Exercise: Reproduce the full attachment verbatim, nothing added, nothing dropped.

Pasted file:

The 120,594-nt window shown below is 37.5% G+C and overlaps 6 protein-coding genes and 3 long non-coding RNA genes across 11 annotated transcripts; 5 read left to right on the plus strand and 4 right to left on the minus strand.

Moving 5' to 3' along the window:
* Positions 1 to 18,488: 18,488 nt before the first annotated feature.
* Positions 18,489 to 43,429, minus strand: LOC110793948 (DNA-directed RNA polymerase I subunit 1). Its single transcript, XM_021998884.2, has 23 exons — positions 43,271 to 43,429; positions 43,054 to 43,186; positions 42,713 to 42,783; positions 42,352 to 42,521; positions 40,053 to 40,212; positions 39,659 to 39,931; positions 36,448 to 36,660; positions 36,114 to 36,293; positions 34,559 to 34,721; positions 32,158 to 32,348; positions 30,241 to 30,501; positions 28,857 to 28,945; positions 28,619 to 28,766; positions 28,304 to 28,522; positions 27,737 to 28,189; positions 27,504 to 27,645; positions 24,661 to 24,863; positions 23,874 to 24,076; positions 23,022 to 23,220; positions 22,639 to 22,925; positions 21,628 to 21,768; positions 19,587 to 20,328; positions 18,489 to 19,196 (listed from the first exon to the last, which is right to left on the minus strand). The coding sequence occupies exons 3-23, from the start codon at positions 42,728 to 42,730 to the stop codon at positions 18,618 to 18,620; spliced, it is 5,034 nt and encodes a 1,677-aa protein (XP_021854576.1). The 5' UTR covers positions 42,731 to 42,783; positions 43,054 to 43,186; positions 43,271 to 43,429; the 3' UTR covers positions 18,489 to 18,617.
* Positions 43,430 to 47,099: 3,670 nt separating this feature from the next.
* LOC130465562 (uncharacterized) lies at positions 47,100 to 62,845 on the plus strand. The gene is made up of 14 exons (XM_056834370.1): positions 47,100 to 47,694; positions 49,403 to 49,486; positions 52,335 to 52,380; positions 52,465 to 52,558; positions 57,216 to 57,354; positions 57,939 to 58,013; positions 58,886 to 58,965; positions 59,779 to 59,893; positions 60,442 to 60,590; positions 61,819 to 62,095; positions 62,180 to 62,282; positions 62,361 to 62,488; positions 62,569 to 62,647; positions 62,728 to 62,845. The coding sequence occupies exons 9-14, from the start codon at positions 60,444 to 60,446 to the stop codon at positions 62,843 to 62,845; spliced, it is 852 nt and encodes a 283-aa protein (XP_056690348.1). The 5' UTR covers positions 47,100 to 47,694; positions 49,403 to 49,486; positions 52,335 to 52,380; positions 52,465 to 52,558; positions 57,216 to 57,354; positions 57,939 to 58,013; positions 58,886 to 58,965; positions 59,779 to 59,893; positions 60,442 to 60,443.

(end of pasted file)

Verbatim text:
The 120,594-nt window shown below is 37.5% G+C and overlaps 6 protein-coding genes and 3 long non-coding RNA genes across 11 annotated transcripts; 5 read left to right on the plus strand and 4 right to left on the minus strand.

Moving 5' to 3' along the window:
* Positions 1 to 18,488: 18,488 nt before the first annotated feature.
* Positions 18,489 to 43,429, minus strand: LOC110793948 (DNA-directed RNA polymerase I subunit 1). Its single transcript, XM_021998884.2, has 23 exons — positions 43,271 to 43,429; positions 43,054 to 43,186; positions 42,713 to 42,783; positions 42,352 to 42,521; positions 40,053 to 40,212; positions 39,659 to 39,931; positions 36,448 to 36,660; positions 36,114 to 36,293; positions 34,559 to 34,721; positions 32,158 to 32,348; positions 30,241 to 30,501; positions 28,857 to 28,945; positions 28,619 to 28,766; positions 28,304 to 28,522; positions 27,737 to 28,189; positions 27,504 to 27,645; positions 24,661 to 24,863; positions 23,874 to 24,076; positions 23,022 to 23,220; positions 22,639 to 22,925; positions 21,628 to 21,768; positions 19,587 to 20,328; positions 18,489 to 19,196 (listed from the first exon to the last, which is right to left on the minus strand). The coding sequence occupies exons 3-23, from the start codon at positions 42,728 to 42,730 to the stop codon at positions 18,618 to 18,620; spliced, it is 5,034 nt and encodes a 1,677-aa protein (XP_021854576.1). The 5' UTR covers positions 42,731 to 42,783; positions 43,054 to 43,186; positions 43,271 to 43,429; the 3' UTR covers positions 18,489 to 18,617.
* Positions 43,430 to 47,099: 3,670 nt separating this feature from the next.
* LOC130465562 (uncharacterized) lies at positions 47,100 to 62,845 on the plus strand. The gene is made up of 14 exons (XM_056834370.1): positions 47,100 to 47,694; positions 49,403 to 49,486; positions 52,335 to 52,380; positions 52,465 to 52,558; positions 57,216 to 57,354; positions 57,939 to 58,013; positions 58,886 to 58,965; positions 59,779 to 59,893; positions 60,442 to 60,590; positions 61,819 to 62,095; positions 62,180 to 62,282; positions 62,361 to 62,488; positions 62,569 to 62,647; positions 62,728 to 62,845. The coding sequence occupies exons 9-14, from the start codon at positions 60,444 to 60,446 to the stop codon at positions 62,843 to 62,845; spliced, it is 852 nt and encodes a 283-aa protein (XP_056690348.1). The 5' UTR covers positions 47,100 to 47,694; positions 49,403 to 49,486; positions 52,335 to 52,380; positions 52,465 to 52,558; positions 57,216 to 57,354; positions 57,939 to 58,013; positions 58,886 to 58,965; positions 59,779 to 59,893; positions 60,442 to 60,443.